Unfortunately for opponents of the Prime Minister, there is one slight flaw in this theory; Tony Blair never claimed to have sat in the Gallowgate End watching Jackie Milburn or anything even remotely like it. The story actually owes its origin to a BBC Radio 5Live interview he gave in 1997 which was subsequently reported in the North East in the local Sunday Sun newspaper. Thereafter, it appears to have taken on a life of its own. Eventually, earlier this year, the BBC Newsnight reporter Adam Livingstone tracked down a tape of the original interview. Asked when he had become a supporter of Newcastle, Blair replied that it had been 'just after Jackie Milburn.' He never mentioned the Gallowgate End at all. Yet in the modern world where, it appears, virtually every word that anyone writes or speaks, in any context, ends up somewhere on the Internet, a Google search of the words 'Blair' and 'Jackie Milburn' will almost inevitably direct the searcher to at least half-a-dozen websites all still excitedly informing their readers that Tony Blair is a lying liar who lied about his football viewing habits as a child and, therefore, is responsible for war crimes. The latter might be true, but the former, certainly, is not. There's something of a dramatic irony here, given the fact that many of these sites in question claim, proudly, that they exist purely as champions of factual accuracy.

There is a tendency for older readers to join the Prime Minister in his allegedly misty-eyed nostalgia for a better time and place – this is particularly true of former readers of the Daily Mirror who bitterly regret the decline into muck-raking of a once-proud institution. However, that's a cosy example of working class sentiment at its worst and, as James Bolam's character Terry Collier noted in Dick Clement and Ian La Frenais' 1976 film adaptation of The Likely Lads, such sentiments are 'an indulgence of working class people who've cracked it through football or rock and roll.' Yet knowing that what you are reading is, fundamentally, true is – surely - a pre-requisite for any author of any text (this one very much included).

Some years ago this author was reading a weighty biography on Peter Sellers and quite enjoying it when, a couple of hundred pages in, he stumbled upon a reference that he knew to be inaccurate. It was a tiny little thing – a one-line description of a brief meeting between Sellers and John Lennon, Paul McCartney and Ringo Starr which had been recorded and circulated on bootleg. I happened to know that this had taken place in January 1969 at Twickenham film studio during the filming of Let It Be and not, as the author suggested, at Apple's offices only because I am - tragically - an insufferable nerd when it comes to the minutia of the Fab Four's various lives and doings. Nevertheless, the fact that the author of the biography also managed to misdate the meeting by approximately six months proves that, in this one particular instance, he hadn't done all of the necessary research (again, five minutes on the Internet would have probably informed him when and where it had been recorded). The author would, perhaps rightly, conclude that such a small mistake is of no great concern in the overall context of such a massive work and he well may be right about that. But, as a reader, the inevitable follow up question in my mind has to be, if the author got that bit wrong, then what else had he got wrong that I'm not such an expert on?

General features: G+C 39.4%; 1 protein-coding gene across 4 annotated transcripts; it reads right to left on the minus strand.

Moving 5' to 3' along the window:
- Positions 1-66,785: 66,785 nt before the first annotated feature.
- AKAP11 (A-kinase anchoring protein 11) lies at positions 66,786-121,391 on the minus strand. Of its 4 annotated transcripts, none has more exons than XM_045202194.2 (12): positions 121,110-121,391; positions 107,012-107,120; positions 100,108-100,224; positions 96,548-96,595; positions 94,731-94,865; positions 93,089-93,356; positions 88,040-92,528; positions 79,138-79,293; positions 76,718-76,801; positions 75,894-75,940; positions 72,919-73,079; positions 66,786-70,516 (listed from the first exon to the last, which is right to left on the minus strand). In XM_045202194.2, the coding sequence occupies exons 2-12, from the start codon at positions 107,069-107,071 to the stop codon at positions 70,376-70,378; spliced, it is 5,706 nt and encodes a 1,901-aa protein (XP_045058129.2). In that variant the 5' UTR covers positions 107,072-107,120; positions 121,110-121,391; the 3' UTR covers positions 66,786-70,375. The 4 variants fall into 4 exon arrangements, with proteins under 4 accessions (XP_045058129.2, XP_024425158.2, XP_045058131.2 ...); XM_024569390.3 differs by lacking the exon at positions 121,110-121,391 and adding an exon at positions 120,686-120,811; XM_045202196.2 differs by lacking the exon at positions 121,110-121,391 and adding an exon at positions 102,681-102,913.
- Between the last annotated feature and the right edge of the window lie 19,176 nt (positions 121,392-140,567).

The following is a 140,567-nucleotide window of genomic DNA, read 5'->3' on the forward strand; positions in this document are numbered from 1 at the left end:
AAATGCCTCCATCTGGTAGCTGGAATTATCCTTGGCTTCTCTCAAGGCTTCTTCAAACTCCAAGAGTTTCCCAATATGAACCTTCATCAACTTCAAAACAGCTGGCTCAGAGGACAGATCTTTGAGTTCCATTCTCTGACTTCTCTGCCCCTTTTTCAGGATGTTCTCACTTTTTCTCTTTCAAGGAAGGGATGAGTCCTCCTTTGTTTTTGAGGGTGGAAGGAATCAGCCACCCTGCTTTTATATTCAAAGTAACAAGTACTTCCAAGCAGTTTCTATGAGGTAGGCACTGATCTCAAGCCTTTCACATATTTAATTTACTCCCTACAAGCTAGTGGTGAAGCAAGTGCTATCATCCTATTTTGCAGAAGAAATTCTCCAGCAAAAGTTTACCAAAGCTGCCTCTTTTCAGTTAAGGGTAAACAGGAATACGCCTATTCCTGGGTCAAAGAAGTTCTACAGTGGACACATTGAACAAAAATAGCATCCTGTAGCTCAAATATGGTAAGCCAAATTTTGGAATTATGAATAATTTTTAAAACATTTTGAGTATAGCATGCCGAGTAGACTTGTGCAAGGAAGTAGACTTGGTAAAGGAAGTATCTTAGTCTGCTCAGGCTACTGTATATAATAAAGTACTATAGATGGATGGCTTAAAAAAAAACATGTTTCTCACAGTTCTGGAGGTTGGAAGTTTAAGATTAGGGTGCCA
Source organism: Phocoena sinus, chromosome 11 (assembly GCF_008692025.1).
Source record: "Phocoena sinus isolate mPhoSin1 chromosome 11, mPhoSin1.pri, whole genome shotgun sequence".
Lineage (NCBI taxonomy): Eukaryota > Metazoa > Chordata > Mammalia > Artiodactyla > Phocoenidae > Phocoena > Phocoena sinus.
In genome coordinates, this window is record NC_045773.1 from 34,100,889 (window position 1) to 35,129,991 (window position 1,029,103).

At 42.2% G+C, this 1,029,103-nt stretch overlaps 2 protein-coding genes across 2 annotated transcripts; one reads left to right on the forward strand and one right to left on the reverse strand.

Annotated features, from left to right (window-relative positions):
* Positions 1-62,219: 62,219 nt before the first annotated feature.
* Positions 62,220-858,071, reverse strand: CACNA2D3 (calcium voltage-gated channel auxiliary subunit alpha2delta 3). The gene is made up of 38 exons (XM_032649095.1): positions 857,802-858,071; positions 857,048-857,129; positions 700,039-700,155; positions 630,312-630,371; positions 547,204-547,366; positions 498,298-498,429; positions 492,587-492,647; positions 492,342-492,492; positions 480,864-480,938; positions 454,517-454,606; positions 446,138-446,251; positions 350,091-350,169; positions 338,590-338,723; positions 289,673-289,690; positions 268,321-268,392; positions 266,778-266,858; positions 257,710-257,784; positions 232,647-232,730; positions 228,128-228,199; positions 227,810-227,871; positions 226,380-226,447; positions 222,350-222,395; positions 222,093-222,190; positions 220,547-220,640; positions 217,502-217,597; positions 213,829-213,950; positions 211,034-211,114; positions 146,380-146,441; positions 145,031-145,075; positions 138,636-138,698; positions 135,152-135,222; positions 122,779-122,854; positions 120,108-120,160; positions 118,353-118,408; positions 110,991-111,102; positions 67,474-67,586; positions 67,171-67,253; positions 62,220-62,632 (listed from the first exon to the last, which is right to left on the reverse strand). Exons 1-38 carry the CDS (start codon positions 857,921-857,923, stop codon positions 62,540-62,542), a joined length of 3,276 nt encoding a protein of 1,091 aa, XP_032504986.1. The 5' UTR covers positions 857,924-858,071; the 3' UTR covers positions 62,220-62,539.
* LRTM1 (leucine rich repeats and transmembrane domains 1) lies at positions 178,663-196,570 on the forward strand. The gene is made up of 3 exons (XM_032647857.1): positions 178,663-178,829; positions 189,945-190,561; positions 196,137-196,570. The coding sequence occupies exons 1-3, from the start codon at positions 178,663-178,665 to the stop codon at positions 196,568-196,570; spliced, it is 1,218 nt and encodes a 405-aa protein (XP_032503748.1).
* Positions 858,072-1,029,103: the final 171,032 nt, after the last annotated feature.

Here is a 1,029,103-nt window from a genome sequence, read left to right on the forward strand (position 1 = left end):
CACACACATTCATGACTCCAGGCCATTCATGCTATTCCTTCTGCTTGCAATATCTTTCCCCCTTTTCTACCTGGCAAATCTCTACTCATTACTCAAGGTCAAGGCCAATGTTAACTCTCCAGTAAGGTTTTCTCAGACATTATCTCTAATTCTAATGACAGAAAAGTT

Ultimately, it's up to the individual reader of any text to question a story's veracity of content as much as they should question the style in which it is written. Today, more than ever, we live in a world where, due to the instantaneous nature of the Internet, a lie (or, to be charitable, a half-truth) can be spread around the world in seconds and there will always be someone, somewhere, who will believe even the most outrageous claims. The print media, as a result, have a duty to make accuracy a key part of their focus. After all, without the trust of the reader that what they are being told is both entertaining and true, what's the point of anyone buying a newspaper in the first place?

Keith Topping is an author, journalist and broadcaster. His own work, sad to report, does occasionally include some factual errors. However, he did once see Jackie Milburn play at St James’ Park (in a testimonial match in 1976) whilst sitting (on a concrete barrier) in the Gallowgate End. So there.